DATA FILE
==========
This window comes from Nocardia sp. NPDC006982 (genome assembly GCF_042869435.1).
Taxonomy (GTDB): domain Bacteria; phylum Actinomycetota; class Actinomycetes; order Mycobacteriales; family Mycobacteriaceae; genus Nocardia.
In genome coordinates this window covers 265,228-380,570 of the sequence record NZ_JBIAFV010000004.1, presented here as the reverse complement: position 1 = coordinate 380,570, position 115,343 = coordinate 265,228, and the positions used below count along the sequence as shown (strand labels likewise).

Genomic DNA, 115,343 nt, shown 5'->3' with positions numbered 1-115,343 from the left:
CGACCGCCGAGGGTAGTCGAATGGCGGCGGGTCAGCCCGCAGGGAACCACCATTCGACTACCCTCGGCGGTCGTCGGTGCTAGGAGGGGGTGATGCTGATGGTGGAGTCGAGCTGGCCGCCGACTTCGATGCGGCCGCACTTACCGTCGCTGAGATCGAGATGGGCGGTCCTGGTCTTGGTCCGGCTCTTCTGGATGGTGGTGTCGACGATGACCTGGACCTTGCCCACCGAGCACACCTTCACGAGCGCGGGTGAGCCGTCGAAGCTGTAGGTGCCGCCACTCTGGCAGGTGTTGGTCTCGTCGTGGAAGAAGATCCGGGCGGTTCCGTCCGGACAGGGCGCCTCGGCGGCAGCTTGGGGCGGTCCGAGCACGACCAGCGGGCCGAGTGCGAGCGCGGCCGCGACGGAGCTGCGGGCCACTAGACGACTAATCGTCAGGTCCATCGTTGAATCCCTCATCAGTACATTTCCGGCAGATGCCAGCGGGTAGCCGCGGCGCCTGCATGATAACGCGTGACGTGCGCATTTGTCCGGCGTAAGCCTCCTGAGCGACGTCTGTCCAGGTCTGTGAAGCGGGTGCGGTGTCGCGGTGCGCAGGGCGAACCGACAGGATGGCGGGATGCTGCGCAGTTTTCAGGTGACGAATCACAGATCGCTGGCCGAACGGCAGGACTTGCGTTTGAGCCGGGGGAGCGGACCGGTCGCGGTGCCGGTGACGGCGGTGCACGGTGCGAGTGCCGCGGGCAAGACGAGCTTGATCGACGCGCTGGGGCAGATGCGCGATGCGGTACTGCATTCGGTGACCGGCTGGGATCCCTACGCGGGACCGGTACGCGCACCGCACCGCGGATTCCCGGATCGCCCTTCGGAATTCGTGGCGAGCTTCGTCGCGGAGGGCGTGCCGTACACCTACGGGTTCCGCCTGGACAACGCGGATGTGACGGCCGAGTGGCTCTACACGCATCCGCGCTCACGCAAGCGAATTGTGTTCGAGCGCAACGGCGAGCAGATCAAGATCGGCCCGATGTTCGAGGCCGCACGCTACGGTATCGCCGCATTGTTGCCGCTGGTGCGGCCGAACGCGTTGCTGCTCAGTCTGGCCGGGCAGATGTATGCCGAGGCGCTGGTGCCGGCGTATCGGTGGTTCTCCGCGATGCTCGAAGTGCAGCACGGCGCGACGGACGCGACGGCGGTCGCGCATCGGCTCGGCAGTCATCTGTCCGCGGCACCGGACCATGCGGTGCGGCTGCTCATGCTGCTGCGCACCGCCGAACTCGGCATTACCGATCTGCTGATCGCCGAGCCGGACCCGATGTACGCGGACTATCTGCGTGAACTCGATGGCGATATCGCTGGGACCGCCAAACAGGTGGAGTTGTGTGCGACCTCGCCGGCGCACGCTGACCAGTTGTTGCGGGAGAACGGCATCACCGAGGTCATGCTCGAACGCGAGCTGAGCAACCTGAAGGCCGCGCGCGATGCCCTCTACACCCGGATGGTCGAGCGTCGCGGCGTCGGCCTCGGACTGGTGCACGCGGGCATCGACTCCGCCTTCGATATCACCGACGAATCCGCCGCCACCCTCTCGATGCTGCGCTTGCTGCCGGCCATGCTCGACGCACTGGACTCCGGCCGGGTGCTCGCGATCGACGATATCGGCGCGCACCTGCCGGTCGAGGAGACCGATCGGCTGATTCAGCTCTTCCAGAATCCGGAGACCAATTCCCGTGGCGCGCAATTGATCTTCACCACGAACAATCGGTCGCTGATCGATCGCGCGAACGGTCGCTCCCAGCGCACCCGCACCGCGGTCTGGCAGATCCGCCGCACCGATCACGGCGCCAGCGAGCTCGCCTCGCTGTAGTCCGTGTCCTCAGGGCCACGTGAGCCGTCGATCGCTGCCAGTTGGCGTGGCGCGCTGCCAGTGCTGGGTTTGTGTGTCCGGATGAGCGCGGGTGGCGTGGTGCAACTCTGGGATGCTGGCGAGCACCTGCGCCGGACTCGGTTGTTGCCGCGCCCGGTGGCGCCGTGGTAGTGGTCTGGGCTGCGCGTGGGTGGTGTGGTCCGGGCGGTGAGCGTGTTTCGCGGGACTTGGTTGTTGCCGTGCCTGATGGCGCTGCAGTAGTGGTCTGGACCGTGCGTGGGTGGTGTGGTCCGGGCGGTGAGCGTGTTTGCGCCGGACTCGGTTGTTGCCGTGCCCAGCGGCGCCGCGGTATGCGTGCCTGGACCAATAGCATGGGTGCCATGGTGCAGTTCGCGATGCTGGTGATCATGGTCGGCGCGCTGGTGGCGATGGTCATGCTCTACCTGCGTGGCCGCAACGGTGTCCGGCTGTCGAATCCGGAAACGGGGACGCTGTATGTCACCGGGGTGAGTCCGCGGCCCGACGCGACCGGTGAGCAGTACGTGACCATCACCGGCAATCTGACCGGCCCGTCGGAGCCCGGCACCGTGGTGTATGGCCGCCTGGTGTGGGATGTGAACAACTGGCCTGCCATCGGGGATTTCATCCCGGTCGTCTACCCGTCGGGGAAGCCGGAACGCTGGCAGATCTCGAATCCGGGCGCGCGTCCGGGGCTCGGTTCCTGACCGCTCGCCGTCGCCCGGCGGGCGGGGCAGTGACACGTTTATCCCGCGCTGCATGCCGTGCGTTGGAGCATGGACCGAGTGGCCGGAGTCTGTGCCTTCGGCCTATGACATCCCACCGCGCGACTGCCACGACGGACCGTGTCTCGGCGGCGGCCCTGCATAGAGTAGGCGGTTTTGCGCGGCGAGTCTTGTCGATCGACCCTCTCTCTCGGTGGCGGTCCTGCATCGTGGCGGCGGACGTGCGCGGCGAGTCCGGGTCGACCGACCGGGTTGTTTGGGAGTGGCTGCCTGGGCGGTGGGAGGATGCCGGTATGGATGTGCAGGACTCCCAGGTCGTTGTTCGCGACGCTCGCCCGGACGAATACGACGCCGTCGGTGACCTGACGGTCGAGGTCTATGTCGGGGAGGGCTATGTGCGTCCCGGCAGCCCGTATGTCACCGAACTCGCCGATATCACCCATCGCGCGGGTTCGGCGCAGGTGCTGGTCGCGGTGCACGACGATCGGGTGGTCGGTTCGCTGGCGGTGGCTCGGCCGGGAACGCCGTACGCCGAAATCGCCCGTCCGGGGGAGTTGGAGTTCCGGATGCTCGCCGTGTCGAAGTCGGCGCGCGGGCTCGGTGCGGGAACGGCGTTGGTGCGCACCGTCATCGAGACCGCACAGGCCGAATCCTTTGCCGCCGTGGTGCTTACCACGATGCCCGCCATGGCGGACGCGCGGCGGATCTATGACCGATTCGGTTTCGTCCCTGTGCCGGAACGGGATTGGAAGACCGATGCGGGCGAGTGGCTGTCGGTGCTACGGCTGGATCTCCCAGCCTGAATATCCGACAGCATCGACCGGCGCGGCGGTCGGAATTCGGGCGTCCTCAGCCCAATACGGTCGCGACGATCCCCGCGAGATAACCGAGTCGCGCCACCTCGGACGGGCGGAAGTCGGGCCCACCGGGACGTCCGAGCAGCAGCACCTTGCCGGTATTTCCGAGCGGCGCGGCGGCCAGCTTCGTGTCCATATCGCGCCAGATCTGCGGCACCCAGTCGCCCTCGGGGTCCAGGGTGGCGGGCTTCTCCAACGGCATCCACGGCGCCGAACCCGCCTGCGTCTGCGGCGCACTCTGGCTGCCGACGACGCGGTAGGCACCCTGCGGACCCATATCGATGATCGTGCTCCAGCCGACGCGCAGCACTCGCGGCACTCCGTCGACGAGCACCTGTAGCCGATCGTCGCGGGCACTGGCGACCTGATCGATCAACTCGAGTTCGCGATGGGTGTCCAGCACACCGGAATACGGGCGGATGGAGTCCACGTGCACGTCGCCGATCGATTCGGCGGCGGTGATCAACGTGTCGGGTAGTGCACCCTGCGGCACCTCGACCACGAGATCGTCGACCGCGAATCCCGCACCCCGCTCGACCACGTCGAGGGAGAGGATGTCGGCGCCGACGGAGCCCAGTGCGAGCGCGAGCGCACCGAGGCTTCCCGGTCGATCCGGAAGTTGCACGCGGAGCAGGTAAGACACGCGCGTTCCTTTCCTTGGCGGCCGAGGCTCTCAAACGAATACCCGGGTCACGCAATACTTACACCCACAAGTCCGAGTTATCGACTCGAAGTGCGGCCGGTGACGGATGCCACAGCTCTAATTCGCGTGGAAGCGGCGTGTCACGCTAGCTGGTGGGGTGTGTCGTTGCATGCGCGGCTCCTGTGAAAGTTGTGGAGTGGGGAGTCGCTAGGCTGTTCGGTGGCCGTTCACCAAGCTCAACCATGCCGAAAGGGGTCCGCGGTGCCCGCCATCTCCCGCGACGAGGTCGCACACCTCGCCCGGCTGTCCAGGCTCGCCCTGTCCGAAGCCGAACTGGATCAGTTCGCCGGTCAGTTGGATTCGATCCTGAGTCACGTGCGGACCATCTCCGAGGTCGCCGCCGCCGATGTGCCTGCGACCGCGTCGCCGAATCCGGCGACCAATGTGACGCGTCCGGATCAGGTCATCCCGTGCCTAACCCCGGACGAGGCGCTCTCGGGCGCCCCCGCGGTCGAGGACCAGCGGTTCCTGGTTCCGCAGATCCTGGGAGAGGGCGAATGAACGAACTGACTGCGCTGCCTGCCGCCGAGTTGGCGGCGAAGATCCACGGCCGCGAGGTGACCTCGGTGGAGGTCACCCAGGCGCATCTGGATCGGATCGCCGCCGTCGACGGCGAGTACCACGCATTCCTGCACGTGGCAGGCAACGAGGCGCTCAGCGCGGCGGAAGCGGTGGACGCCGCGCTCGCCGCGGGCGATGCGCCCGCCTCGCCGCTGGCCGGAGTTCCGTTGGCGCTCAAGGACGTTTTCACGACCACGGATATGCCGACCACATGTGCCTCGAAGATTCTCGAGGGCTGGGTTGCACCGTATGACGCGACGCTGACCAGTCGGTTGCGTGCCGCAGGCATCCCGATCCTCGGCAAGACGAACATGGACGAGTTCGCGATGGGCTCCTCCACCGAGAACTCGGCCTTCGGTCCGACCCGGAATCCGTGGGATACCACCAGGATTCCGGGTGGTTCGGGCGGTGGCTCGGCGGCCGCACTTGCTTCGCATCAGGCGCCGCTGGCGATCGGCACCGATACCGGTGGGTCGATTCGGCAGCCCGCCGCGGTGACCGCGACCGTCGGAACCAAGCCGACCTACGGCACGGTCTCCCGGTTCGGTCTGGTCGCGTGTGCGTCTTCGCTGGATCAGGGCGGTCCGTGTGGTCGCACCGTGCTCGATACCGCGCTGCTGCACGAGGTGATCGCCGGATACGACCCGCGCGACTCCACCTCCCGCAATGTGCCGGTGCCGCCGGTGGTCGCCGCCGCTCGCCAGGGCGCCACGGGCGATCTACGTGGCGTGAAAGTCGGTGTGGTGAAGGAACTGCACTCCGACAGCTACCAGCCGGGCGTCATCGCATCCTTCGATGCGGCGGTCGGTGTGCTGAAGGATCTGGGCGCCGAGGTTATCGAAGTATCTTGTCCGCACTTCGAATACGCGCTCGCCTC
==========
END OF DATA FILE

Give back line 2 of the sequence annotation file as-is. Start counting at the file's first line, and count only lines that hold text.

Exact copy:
Taxonomy (GTDB): domain Bacteria; phylum Actinomycetota; class Actinomycetes; order Mycobacteriales; family Mycobacteriaceae; genus Nocardia.